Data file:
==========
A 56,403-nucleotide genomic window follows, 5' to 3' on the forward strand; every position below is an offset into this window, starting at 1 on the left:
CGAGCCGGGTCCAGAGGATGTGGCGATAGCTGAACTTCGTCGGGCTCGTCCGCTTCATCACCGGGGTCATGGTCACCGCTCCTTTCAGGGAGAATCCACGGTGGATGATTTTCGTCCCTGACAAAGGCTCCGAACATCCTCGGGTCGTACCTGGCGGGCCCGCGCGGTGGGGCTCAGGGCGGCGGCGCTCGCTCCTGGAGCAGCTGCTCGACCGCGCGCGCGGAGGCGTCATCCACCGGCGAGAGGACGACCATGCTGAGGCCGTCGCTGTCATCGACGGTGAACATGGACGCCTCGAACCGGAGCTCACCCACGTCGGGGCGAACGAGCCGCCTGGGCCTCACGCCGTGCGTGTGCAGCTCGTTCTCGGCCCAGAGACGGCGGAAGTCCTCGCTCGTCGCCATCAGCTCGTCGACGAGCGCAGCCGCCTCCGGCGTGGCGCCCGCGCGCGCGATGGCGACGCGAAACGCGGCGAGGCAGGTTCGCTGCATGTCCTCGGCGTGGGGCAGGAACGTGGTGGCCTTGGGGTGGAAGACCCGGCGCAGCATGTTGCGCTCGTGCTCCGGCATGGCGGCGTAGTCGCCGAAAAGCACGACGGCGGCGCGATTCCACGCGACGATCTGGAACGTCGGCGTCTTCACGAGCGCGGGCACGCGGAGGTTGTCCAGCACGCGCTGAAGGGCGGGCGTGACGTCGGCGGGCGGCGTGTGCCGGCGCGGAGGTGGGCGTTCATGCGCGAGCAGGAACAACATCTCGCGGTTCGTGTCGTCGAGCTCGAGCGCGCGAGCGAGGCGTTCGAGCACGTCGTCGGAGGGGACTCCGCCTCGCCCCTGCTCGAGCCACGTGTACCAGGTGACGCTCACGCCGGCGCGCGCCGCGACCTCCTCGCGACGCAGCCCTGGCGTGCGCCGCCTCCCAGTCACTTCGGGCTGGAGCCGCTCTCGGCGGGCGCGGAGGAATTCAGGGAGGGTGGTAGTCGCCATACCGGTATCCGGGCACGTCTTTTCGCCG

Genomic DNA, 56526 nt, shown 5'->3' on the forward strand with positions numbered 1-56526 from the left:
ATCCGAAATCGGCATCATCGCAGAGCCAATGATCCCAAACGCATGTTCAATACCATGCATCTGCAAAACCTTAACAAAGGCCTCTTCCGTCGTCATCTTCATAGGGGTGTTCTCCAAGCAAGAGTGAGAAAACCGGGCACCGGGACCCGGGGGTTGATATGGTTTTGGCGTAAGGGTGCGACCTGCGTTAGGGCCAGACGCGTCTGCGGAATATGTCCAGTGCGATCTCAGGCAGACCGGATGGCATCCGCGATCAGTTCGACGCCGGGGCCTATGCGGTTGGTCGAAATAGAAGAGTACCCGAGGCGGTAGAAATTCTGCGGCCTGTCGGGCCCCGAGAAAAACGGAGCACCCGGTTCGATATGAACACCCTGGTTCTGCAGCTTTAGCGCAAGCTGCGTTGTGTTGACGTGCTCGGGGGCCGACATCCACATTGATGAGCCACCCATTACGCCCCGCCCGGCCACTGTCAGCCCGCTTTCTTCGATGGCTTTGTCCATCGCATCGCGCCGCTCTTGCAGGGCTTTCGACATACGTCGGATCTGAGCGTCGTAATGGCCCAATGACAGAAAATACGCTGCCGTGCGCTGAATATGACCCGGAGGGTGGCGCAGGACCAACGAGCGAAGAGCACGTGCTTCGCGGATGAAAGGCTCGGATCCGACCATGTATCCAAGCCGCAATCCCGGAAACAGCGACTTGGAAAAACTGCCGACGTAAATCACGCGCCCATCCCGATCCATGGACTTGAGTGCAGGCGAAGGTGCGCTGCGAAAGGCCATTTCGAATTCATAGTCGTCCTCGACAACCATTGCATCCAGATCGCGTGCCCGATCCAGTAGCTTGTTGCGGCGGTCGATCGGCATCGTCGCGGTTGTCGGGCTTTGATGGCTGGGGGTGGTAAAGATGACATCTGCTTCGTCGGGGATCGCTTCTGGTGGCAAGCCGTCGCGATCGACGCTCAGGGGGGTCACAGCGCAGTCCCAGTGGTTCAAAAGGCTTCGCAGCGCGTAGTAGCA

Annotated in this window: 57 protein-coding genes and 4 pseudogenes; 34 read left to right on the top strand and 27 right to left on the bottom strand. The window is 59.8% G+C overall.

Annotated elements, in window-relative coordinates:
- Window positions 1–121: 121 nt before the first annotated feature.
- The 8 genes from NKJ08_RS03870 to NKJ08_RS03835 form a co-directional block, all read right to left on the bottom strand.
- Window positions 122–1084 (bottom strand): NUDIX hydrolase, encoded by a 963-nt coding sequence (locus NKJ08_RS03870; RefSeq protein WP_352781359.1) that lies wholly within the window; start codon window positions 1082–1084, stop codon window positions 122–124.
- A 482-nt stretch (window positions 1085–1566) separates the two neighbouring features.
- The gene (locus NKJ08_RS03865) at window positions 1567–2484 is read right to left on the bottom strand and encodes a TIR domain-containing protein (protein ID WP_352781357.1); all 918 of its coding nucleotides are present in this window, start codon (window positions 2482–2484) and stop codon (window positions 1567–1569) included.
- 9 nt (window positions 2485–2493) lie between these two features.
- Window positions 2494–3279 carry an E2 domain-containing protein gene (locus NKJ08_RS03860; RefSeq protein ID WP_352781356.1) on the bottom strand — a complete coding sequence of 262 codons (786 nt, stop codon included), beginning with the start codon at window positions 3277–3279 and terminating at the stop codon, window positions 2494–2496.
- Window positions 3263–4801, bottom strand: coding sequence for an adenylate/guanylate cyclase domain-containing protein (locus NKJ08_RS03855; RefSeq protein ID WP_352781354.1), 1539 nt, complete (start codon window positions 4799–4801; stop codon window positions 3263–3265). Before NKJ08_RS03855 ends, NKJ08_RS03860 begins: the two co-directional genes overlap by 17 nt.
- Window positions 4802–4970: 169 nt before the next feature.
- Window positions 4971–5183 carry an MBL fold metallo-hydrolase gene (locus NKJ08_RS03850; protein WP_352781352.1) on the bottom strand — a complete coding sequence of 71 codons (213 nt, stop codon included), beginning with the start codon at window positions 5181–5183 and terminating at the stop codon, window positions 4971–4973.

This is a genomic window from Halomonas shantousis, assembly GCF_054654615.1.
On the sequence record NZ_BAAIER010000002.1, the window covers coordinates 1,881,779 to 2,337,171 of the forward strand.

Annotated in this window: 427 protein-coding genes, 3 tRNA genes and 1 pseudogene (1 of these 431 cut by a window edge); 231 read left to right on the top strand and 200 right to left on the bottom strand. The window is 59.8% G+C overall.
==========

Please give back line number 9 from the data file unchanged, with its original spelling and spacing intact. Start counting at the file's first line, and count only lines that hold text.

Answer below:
- Window positions 122–1084 (bottom strand): NUDIX hydrolase, encoded by a 963-nt coding sequence (locus NKJ08_RS03870; RefSeq protein WP_352781359.1) that lies wholly within the window; start codon window positions 1082–1084, stop codon window positions 122–124.